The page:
Editorial: Global privilege check at the 2016 Rio Olympics

The Olympics is supposed to be a time to celebrate human achievement, setting aside personal prejudices and conflicts.

But it comes as no surprise that in 2016, as discussed by Huffington Post, it’s the personal differences of men who are white that humans still finds easiest to set aside.

The world recently watched, during the 2016 Olympic Gams in Rio de Janeiro, as the #CrabbyGabby hashtag was used to target 20-year-old gold medalist Gabby Douglas with the classic criticism leveled against serious women: She’s not smiling. Similarly, gymnast Mikaila Maroney not smiling while receiving the silver medal at the 2012 Olympics went viral. Apparently, few things are more offensive than a woman without a smile.

Spectators at the 2016 Rio Olympics booed Russian swimmer Yulia Efimova. She had been barred from the games during a doping investigation and then reinstated; regardless, booing Olympians is a new low.

Douglas is African American, which makes her a target in other ways. Not only did she not smile enough as a woman, but also media shamed her based on her hair. She’s been portrayed as un-American for not placing her hand over her heart during the national anthem.

Gabby Douglas and Ryan Lochte. AP images.

At the same time, four white swimmers from the U.S. men’s team during the games reportedly entered a Brazilian gas station, urinated on the floor, broke a door, and argued with security before paying money for the damage done. One of the swimmers, 32-year-old Ryan Lochte, reportedly told his mother that they’d been robbed, resulting in a police investigation.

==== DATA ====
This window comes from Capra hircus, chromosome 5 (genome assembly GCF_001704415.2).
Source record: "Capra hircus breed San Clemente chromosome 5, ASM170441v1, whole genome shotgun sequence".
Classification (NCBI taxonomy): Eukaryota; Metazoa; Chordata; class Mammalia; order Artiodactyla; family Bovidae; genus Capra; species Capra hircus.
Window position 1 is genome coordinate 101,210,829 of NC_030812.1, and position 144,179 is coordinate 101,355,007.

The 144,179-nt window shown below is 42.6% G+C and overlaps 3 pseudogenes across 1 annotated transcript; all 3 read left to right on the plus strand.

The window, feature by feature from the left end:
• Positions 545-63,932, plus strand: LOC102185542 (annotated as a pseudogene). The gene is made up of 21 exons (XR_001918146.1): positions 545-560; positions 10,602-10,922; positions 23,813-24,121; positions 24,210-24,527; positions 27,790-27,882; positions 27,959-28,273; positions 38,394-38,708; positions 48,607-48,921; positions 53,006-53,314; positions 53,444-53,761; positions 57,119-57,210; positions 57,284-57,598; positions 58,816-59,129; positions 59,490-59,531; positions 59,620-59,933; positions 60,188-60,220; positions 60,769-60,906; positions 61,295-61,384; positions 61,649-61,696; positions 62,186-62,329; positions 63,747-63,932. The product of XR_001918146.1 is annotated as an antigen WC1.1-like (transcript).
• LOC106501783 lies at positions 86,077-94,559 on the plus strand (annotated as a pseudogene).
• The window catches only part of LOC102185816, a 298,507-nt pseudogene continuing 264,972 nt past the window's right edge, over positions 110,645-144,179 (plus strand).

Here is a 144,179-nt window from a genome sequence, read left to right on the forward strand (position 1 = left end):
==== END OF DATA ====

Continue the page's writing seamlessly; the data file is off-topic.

Rio Olympics spokesman Mario Andrada released a statement that, “No apologies from [Lochte] or other athletes are needed…They had fun, they made a mistake, life goes on.”

The Internet erupted with irony.

It looks bad that an American Olympian is suspected of disrespecting the international host country and then using Brazil’s socially-stressed image as a scapegoat, but – in the context of the 2016 Olympics as a whole – not as bad as Douglas’ facial expressions, hair, and hands.

No one’s officially in charge of the Internet, but with the spotlight on, Brazil was in the rare position of being able to issue it a global privilege check.

Brazil didn’t seize the opportunity within the Lochte crisis to make everything better by reminding the world that not only are the Olympics intended to be a space free of personal prejudices for athletes who, like Lochte and his teammates are men who are white, but also for all athletes, including those of African heritage and women, like Douglas.

As social media continues to transform the Internet into The Critic – diverse, knowledgeable, dynamic, timeless, alert, vigilant, aware of most aspects of nearly all events – world leaders need to respond to context, not isolated events, if they hope to be taken seriously and, more importantly, to improve life on Earth.

soulciti contributor Isha Rosemond contributed to this editorial.


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